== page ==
© David Reed 1984
450 pp. ISBN 0 905400 04 6
(electronic version available soon!)

This book examines the history of the Irish people's struggle for freedom, from the late 1840s to the present day. Basing itself on Marx and Engels' theoretical and practical activity on the Irish question, it examines this history in the context of the struggle for socialism and establishes that Ireland is the key to the British revolution.It shows how Lenin further developed the position laid down by Marx and Engels in the concrete context of imperialism as a world wide system. As a result of this understanding Lenin was one of the few socialists who grasped the revolutionary significance of the Easter Rising and Connolly's role in it.

The lessons drawn by Marx, engels, Connolly and Lenin from the Fenian movement, the Dublin Lock-out, the Easter Rising, the War of Independence, the Civil War and the partitioning of Ireland are used as the basis for a detailed analysis of the latest period of the Irish national revolution: 1969-1983. This forms the major part of the book and demonstrates that the Provisional Republican Movement continues the traditions of the Irish revolutionary movement of the earlier period.

The book shows that at every crucial stage of the Irish struggle for self-determination, the British working class movement has failed to make 'common cause' with the Irish people. It has proved incapapble of decisively challenging its own reactionary pro-imperialist Labour and trade union leadership. As a consequence it has not only held back the Irish national revolution but has also fatally undermined its own struggle for socialism in Britain.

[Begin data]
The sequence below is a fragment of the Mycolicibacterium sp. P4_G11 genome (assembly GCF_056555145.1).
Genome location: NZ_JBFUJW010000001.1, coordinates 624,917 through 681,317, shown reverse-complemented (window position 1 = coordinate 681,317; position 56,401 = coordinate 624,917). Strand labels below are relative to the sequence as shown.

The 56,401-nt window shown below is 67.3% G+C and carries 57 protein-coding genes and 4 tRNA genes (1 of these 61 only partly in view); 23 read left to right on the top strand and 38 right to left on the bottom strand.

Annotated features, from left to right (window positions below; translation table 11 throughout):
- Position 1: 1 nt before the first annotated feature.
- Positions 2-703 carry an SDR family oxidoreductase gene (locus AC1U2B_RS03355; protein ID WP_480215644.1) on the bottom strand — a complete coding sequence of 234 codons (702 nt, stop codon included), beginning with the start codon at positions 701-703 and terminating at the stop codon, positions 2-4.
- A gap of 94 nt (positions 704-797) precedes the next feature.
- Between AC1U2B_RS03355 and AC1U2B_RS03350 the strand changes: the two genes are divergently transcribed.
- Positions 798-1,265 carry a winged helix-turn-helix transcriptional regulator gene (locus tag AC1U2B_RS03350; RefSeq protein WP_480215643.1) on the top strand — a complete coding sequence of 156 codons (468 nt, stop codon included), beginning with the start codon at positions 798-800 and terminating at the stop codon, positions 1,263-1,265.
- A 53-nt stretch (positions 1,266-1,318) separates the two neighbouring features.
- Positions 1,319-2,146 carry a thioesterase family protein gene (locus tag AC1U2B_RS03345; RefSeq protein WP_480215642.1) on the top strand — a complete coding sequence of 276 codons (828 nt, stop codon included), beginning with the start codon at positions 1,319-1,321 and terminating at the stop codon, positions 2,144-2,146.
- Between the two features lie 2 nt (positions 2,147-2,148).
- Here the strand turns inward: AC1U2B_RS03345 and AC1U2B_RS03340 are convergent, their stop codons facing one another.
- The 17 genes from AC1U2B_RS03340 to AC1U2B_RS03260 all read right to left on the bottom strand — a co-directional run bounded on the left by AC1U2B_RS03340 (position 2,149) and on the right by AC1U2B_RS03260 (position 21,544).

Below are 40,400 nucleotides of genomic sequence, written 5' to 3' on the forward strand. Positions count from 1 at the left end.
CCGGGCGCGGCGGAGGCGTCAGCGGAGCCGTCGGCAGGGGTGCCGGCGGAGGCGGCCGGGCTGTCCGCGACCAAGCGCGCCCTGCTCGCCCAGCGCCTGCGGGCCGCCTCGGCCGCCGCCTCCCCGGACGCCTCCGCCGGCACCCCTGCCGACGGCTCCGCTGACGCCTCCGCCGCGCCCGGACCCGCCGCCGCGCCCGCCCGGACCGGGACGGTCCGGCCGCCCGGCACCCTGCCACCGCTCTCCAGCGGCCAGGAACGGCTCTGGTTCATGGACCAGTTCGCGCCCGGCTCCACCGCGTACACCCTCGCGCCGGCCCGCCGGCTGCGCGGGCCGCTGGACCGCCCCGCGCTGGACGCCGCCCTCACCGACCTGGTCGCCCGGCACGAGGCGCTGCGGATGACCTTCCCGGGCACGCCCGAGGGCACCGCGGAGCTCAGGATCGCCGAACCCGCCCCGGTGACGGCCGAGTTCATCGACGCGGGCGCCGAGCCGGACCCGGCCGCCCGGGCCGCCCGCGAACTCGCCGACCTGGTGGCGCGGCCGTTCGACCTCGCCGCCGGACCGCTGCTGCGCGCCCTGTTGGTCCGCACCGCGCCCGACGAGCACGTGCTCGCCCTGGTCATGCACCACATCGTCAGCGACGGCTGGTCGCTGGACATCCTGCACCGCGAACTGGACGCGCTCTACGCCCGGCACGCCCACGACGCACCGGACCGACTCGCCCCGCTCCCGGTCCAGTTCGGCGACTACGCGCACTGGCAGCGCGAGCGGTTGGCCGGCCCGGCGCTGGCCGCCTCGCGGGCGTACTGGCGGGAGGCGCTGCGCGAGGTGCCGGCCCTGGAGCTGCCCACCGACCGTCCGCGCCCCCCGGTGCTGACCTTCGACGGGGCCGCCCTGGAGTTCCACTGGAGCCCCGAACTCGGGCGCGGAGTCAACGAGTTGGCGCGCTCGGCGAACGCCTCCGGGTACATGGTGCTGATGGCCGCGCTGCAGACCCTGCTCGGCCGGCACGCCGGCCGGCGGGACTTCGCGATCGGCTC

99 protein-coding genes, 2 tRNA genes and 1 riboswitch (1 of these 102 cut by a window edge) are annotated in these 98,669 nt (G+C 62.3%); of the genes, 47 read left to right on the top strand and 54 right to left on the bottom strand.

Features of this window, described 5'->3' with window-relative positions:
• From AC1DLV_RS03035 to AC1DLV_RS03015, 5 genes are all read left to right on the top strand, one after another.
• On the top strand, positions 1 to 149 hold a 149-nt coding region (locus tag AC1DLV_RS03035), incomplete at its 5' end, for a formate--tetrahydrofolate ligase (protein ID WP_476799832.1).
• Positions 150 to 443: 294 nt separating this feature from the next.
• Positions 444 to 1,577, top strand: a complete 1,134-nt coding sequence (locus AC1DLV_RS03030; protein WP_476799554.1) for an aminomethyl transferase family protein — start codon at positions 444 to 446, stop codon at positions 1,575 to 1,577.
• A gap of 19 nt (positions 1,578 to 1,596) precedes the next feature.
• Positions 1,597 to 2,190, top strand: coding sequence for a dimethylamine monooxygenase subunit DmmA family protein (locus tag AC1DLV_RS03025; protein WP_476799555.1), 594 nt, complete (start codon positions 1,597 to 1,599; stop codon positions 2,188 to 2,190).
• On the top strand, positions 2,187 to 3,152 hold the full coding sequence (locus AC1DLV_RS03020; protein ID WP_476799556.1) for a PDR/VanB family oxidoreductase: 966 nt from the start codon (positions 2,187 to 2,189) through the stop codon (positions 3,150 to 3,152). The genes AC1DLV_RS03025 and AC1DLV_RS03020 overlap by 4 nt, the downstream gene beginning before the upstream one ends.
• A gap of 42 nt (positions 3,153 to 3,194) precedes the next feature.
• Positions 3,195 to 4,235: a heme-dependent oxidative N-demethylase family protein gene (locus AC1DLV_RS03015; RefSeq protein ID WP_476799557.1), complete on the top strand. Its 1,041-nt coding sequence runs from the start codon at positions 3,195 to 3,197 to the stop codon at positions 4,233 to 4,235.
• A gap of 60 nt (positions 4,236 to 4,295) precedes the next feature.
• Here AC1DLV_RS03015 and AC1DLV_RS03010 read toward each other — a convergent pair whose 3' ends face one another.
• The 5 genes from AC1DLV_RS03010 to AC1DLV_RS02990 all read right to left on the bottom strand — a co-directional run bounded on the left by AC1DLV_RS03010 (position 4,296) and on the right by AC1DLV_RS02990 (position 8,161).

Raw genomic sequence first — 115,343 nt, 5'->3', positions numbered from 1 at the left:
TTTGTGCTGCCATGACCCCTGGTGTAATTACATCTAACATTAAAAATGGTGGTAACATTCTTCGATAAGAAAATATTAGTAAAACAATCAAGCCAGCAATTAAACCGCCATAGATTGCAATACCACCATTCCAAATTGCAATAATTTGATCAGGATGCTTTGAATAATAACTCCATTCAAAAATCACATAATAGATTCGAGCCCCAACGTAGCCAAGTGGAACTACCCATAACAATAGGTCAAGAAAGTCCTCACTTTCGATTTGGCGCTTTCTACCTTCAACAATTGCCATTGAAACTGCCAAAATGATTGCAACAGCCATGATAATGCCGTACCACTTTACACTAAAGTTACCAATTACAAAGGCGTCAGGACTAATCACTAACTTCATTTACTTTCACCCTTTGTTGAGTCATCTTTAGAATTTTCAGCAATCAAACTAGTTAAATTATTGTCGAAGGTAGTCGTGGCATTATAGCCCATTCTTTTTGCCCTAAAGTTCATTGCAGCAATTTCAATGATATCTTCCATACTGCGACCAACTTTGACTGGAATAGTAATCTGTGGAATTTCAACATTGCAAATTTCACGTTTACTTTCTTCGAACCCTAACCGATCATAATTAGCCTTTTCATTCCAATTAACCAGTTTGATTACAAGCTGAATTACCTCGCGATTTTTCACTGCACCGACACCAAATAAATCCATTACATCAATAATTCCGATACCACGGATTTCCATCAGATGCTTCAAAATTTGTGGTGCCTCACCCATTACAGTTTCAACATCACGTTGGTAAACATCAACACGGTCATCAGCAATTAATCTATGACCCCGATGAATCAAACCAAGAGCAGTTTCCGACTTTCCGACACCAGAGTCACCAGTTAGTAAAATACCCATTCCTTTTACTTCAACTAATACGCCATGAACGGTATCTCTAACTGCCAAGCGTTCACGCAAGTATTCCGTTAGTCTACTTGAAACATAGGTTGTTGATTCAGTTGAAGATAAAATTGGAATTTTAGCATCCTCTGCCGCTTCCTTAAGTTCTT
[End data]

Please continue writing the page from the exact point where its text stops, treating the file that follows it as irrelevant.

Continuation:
Finally the book argues that new revolutionary forces have emerged in Britain which are capable of uniting with the Irish people and winning other sections of workers to an alliance with the Irish national liberation movement against British imperialism. It remains true today, as in Marx's day, that the emancipation of Ireland is the precondition for the British socialist revolution.

Reviews of Ireland: the key to the British revolution

'...a magnificent work of scholarship, some exhaustive research and documentation ...enormous merits...a great deal of valuable commentary about the past 15 years...'

Sunday Independent (Ireland)

'...very substantial, extremely thorough...full of accurate detail...every student will need to have it: the more expert the student, the greater the need.'

The Age (Melbourne, Australia)

'All who read this book will understand the historic background to the revolutionary struggle in Ireland and will realise that those who exploit workers in England are also responsible for the long war in the North of Ireland. It is an invaluable contribution towards a principled solidarity movement against our common enemy.'

Sean Mac Stiofain (Chief of Staff, Irish Republican Army 1969-1972)